• Publication date: May 2015
Source:Mycoscience, Volume 56, Issue 3

Author(s): Steven E. Zelski , Huzefa A. Raja , Andrew N. Miller , Carol A. Shearer

A new species, Conioscypha peruviana was isolated from submerged woody debris collected in streams, rivers and a swamp in Peru. The anamorph formed in culture and morphological and molecular data support the inclusion in the genus. A phylogeny generated with maximum likelihood and Bayesian approaches placed the fungus in a well-supported clade with other Conioscypha and Conioscyphascus species. Nomenclature used herein reflects changes made in the Melbourne Code, with Conioscyphascus being considered a later synonym of Conioscypha. The fungus is described, illustrated and compared to morphologically similar taxa. In addition, Conioscypha gracilis comb. nov. is identified from both lentic and lotic habitats in Peru.

• Mazrim, Robert writer Mazrim, Robert by Mazrim, Robert published by Mazrim, Robert
International Journal of Historical Archaeology; 12/01/2013
(AN 90632189)
America: History & Life
• 7/5/2015
• Publication date: March 2015
Source:Quaternary Research, Volume 83, Issue 2

Author(s): Steven L. Voelker , Michael C. Stambaugh , Richard P. Guyette , Xiahong Feng , David A. Grimley , Steven W. Leavitt , Irina Panyushkina , Eric C. Grimm , Jeremiah P. Marsicek , Bryan Shuman , B. Brandon Curry

During the last deglaciation temperatures over midcontinental North America warmed dramatically through the Bølling-Allerød, underwent a cool period associated with the Younger-Dryas and then reverted to warmer, near modern temperatures during the early Holocene. However, paleo proxy records of the hydroclimate of this period have presented divergent evidence. We reconstruct summer relative humidity (RH) across the last deglacial period using a mechanistic model of cellulose and leaf water δ18O and δD combined with a pollen-based temperature proxy to interpret stable isotopes of sub-fossil wood. Midcontinental RH was similar to modern conditions during the Last Glacial Maximum, progressively increased during the Bølling-Allerød, peaked during the Younger-Dryas, and declined sharply during the early Holocene. This RH record suggests deglacial summers were cooler and characterized by greater advection of moisture-laden air-masses from the Gulf of Mexico and subsequent entrainment over the mid-continent by a high-pressure system over the Laurentide ice sheet. These patterns help explain the formation of dark-colored cumulic horizons in many Great Plains paleosol sequences and the development of no-analog vegetation types common to the Midwest during the last deglacial period. Likewise, reduced early Holocene RH and precipitation correspond with a diminished glacial high-pressure system during the latter stages of ice-sheet collapse.

• Publication date: 15 March 2014
Source:Geomorphology, Volume 209

Author(s): Andrew J. Stumpf , Travis Ferbey , Alain Plouffe , John J. Clague , Brent C. Ward , Roger C. Paulen , Andrew B.G. Bush

McClenagan (2013) presents a model to explain streamlined erosional residuals or drumlins on uplands and lowlands in the plateau region of central British Columbia, Canada. In this discussion paper, we note that McClenagan (2013) has not adequately discussed previous relevant work in the region, and we argue that additional analyses and evidence are required to substantiate this new model. The hypothesis offered for the origin of the plateau landscape, specifically catastrophic glaciofluvial activity, differs significantly from a model based on glacial erosion and deformation that has been developed from field-based research over the past six decades. We discuss four critical points relating to the proposed model: (1) the current geological model for the plateau region of central British Columbia; (2) theory of glacial dispersal; (3) existing hypotheses for the formation of drumlins and other glacial landforms; and (4) theoretical glacial erosion modeling. We further suggest that the model cannot be substantiated without sedimentological or morphological field evidence for water bodies argued to be the source of the proposed megaflood or megafloods.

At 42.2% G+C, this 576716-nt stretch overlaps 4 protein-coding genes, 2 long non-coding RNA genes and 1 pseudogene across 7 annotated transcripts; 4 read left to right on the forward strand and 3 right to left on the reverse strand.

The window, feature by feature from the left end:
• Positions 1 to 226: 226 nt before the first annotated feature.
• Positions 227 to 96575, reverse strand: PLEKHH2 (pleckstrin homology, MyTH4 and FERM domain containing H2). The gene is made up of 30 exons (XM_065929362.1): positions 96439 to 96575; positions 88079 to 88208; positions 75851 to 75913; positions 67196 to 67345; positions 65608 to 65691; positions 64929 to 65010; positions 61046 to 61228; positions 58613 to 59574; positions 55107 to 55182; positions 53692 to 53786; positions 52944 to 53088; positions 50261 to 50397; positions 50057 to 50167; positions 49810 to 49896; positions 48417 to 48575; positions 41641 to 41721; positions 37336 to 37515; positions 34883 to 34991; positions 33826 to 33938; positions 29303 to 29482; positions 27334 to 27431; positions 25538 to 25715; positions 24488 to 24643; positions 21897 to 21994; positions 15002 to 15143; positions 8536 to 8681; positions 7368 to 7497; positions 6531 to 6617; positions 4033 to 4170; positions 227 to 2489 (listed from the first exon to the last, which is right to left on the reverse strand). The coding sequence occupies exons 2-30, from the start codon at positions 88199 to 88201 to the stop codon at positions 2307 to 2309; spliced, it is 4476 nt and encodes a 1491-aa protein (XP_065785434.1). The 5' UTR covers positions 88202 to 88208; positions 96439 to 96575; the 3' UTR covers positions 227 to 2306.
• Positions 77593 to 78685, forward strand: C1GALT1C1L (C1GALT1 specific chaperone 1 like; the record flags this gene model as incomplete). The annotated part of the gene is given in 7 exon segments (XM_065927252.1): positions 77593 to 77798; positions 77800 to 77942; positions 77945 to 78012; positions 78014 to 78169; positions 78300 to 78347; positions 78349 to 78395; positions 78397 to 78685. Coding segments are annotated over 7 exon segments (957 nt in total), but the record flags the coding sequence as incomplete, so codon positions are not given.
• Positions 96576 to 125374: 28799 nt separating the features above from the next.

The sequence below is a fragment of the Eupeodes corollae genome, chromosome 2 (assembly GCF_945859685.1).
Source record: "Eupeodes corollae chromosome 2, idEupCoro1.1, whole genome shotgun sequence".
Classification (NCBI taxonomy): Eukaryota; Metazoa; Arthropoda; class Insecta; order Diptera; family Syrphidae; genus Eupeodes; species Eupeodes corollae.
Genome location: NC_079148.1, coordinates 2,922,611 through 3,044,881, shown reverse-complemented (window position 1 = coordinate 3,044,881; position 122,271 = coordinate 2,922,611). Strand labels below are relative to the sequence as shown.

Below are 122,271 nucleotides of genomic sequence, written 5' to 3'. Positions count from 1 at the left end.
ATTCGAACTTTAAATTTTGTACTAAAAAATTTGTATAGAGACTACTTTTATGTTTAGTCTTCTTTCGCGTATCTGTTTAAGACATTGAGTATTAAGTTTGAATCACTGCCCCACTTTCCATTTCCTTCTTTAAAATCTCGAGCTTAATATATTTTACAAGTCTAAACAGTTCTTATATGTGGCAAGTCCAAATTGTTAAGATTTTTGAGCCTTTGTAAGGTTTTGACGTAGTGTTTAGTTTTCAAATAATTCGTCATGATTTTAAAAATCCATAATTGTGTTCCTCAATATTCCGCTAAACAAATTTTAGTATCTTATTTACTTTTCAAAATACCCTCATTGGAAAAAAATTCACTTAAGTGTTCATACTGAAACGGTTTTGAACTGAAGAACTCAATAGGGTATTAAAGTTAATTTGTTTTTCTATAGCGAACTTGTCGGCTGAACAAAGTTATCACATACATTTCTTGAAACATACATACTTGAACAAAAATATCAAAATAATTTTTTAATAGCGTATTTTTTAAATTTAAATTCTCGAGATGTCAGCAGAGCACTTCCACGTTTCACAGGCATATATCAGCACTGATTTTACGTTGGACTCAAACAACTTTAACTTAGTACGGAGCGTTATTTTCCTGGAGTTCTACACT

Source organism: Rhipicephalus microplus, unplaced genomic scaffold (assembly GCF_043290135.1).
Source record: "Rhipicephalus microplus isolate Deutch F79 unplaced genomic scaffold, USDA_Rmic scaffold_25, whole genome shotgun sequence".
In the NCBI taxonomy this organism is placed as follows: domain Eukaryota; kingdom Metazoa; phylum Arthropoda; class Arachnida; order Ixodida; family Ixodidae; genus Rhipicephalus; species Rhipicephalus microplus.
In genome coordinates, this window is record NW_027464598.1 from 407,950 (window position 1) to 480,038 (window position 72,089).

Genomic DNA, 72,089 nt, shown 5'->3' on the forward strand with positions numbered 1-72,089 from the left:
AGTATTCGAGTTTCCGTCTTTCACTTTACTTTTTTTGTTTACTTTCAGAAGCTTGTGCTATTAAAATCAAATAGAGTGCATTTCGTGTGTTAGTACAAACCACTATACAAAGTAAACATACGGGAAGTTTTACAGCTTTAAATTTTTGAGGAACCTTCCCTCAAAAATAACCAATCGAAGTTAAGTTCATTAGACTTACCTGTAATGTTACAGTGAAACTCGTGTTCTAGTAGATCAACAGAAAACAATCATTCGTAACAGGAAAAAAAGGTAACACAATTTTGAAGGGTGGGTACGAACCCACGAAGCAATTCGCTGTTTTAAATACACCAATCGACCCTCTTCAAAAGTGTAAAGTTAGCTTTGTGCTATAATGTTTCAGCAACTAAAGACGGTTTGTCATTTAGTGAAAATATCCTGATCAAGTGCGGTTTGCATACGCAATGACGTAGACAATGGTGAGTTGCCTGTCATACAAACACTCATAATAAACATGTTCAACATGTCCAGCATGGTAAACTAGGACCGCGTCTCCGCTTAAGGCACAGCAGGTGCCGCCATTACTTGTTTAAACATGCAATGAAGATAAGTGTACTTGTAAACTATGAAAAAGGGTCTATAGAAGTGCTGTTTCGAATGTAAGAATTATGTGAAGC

• Publication date: 15 August 2014
Source:Chemical Engineering Journal, Volume 250

Author(s): Ling Zhao , Wei Zheng , Xinde Cao

This study investigated the distribution and evolution of organic phases during biochar formation from twelve waste biomass and at the highest heating temperatures between 200°C and 650°C. Relation of the organic phase transformation to the carbon loss and pore structure was also analyzed. The organic phases in both feedstock biomass and the derived biochar were sequentially separated into four fractions: neutral detergent soluble fraction, hemicellulose, cellulose, and lignin. Plant-based residues mainly contained cellulose (25.8–64.6%), while municipal solid wastes had a large fraction of neutral detergent soluble fraction (22.9–65.0%). Transformation of cellulose into detergent soluble fraction and hemicellulose initially happened at the charring temperature between 100°C and 200°C, and the complete transformation was observed at the higher temperatures from 200°C to 350°C. The high lignin amount in biochar may be partly formed from the aromatization of cellulose fraction in addition to the contribution from the existing lignin in feedstock. All biochars had small total pore volumes ranging from 0.009cm3 g−1 to 0.278cm3 g−1 and were a type of mesoporous material with the pore sizes between 2nm and 30nm. The decrease of detergent soluble fraction, hemicellulose, and cellulose fractions had little effect on pore formation, but it was positively related to the C loss during pyrolysis. Pore volume and surface area seemed to have a positive relationship with lignin percentage and insoluble minerals in feedstock. This study provided insight into the mechanism of biochar formation related to the C loss and pore structure evolution. It will help produce the designated biochar with different environmental functions.